Lytton Plaza -- the shabby but prominent gateway to Palo Alto's main retail strip -- is slated to be demolished and rebuilt before this year's holiday season.
As part of the project, which the City Council unanimously backed Monday night, the famous egg-shaped art piece "Digital DNA" will be moved away from University Avenue and toward the back of the plaza, along Emerson Street.
Trees and lighting fixtures will be removed and replaced, and stone walls along the perimeter will be taken down. The plaza will also be adorned with a new fountain and an assortment of new lights, tables and benches.
The project has been spearheaded over the past two years by the nonprofit group Friends of the Lytton Plaza, which is composed largely of downtown business leaders and property owners. The group has raised $348,800 for the project and has shepherded it through the city's application process. Palo Alto is contributing $348,800 from its own coffers for plaza renovations and adding another $50,000 for sidewalk repairs.
The council enthusiastically approved the expenditures at its meeting Monday night, with all seven attending members voting in its favor.
Former Palo Alto Mayor Leland Levy, member of the Friends group, said Monday he expects the project to be completed in 10 days and finished before the holiday season.
Levy said the concept of renovating the plaza has been under deliberation by city officials for more than a decade. But the project didn't really get off the ground until private interests and city officials joined forces to make it happen, he said.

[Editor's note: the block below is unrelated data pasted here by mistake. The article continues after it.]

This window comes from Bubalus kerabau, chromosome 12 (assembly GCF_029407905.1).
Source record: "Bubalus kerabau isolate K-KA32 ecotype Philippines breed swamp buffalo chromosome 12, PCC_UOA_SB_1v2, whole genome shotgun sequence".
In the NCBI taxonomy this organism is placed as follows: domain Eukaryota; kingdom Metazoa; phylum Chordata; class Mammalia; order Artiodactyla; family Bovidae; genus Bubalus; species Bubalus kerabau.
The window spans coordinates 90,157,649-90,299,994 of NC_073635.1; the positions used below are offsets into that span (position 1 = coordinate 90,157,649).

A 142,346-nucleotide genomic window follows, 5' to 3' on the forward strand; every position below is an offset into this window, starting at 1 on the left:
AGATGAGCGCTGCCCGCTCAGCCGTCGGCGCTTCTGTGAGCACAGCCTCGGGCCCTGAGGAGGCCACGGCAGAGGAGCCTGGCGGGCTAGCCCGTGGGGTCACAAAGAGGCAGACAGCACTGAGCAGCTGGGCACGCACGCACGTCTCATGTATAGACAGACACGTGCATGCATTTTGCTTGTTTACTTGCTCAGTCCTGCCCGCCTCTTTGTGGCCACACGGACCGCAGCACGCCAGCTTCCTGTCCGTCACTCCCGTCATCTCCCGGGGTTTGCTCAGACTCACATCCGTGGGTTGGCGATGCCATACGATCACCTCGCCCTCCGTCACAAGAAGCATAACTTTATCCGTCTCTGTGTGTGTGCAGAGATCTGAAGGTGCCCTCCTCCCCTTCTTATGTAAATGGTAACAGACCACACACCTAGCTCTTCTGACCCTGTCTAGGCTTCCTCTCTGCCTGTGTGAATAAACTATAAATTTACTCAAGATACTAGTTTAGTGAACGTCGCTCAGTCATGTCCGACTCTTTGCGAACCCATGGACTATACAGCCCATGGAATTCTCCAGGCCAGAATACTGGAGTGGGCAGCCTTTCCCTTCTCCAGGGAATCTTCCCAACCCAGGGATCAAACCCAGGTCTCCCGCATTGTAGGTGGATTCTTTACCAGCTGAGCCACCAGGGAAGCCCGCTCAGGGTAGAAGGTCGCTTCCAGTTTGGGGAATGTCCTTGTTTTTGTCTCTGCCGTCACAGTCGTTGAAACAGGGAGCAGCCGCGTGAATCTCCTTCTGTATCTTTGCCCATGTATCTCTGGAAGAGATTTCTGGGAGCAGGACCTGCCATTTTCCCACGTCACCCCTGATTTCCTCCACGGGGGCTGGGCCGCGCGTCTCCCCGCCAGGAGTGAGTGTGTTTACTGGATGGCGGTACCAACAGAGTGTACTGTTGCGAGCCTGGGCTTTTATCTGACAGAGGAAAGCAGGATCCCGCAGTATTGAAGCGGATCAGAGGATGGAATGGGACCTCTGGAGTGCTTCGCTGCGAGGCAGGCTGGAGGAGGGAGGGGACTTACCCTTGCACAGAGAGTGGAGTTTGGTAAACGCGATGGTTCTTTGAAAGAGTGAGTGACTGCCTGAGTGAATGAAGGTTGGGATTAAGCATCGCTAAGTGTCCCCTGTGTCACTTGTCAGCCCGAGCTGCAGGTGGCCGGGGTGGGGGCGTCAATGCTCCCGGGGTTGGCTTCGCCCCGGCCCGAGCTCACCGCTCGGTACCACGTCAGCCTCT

Lytton Plaza, one of the city's most visible public spaces, was built in the early 1960s by banker Bart Lytton and was acquired by the city in October 1975. A new staff report denotes its "proud history" as a "freedom of speech area," dating back to Vietnam War protests in the early 1970s.
Currently, peace groups regularly try to engage the public at the plaza.
The new improvements will include energy-efficient lights and landscaping designed to use minimum water. Total costs are estimated at about $748,800, which includes about $637,272 for construction.
The council approved the project Monday with no delay or debate. Mayor Peter Drekmeier said he looked forward to seeing the improvements at the plaza and expressed surprise at the ambitious timeline.
"If this is done by the holiday season, I'll be very impressed," Drekmeier said. "I'll even do some extra shopping to reward the community."